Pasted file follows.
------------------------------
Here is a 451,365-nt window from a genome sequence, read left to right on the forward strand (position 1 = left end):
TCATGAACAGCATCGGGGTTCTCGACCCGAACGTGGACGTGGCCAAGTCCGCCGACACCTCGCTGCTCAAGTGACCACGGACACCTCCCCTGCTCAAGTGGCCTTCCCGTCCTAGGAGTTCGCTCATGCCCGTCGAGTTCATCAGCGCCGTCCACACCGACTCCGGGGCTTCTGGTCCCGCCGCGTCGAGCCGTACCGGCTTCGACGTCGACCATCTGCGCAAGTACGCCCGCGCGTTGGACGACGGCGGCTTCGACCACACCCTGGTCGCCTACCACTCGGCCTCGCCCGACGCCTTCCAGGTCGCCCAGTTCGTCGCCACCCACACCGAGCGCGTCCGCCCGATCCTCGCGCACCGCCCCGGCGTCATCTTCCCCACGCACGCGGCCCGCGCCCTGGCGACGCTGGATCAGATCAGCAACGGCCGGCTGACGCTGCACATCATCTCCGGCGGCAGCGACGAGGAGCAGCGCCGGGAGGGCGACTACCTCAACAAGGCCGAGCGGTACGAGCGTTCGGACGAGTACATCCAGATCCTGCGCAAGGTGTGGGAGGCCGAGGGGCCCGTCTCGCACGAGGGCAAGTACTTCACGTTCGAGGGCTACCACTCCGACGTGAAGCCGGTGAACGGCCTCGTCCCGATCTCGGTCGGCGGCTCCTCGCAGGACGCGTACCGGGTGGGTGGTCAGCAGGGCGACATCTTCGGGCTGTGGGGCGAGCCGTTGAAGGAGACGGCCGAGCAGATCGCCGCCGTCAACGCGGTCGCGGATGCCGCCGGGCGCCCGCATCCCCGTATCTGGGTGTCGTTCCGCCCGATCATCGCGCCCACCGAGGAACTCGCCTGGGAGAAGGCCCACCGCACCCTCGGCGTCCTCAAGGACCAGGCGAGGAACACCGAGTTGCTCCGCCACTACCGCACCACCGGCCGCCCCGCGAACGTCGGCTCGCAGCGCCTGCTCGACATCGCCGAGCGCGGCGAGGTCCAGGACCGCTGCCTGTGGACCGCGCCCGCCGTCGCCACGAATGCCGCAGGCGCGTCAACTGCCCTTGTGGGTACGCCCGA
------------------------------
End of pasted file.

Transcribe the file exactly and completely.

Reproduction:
Here is a 451,365-nt window from a genome sequence, read left to right on the forward strand (position 1 = left end):
TCATGAACAGCATCGGGGTTCTCGACCCGAACGTGGACGTGGCCAAGTCCGCCGACACCTCGCTGCTCAAGTGACCACGGACACCTCCCCTGCTCAAGTGGCCTTCCCGTCCTAGGAGTTCGCTCATGCCCGTCGAGTTCATCAGCGCCGTCCACACCGACTCCGGGGCTTCTGGTCCCGCCGCGTCGAGCCGTACCGGCTTCGACGTCGACCATCTGCGCAAGTACGCCCGCGCGTTGGACGACGGCGGCTTCGACCACACCCTGGTCGCCTACCACTCGGCCTCGCCCGACGCCTTCCAGGTCGCCCAGTTCGTCGCCACCCACACCGAGCGCGTCCGCCCGATCCTCGCGCACCGCCCCGGCGTCATCTTCCCCACGCACGCGGCCCGCGCCCTGGCGACGCTGGATCAGATCAGCAACGGCCGGCTGACGCTGCACATCATCTCCGGCGGCAGCGACGAGGAGCAGCGCCGGGAGGGCGACTACCTCAACAAGGCCGAGCGGTACGAGCGTTCGGACGAGTACATCCAGATCCTGCGCAAGGTGTGGGAGGCCGAGGGGCCCGTCTCGCACGAGGGCAAGTACTTCACGTTCGAGGGCTACCACTCCGACGTGAAGCCGGTGAACGGCCTCGTCCCGATCTCGGTCGGCGGCTCCTCGCAGGACGCGTACCGGGTGGGTGGTCAGCAGGGCGACATCTTCGGGCTGTGGGGCGAGCCGTTGAAGGAGACGGCCGAGCAGATCGCCGCCGTCAACGCGGTCGCGGATGCCGCCGGGCGCCCGCATCCCCGTATCTGGGTGTCGTTCCGCCCGATCATCGCGCCCACCGAGGAACTCGCCTGGGAGAAGGCCCACCGCACCCTCGGCGTCCTCAAGGACCAGGCGAGGAACACCGAGTTGCTCCGCCACTACCGCACCACCGGCCGCCCCGCGAACGTCGGCTCGCAGCGCCTGCTCGACATCGCCGAGCGCGGCGAGGTCCAGGACCGCTGCCTGTGGACCGCGCCCGCCGTCGCCACGAATGCCGCAGGCGCGTCAACTGCCCTTGTGGGTACGCCCGA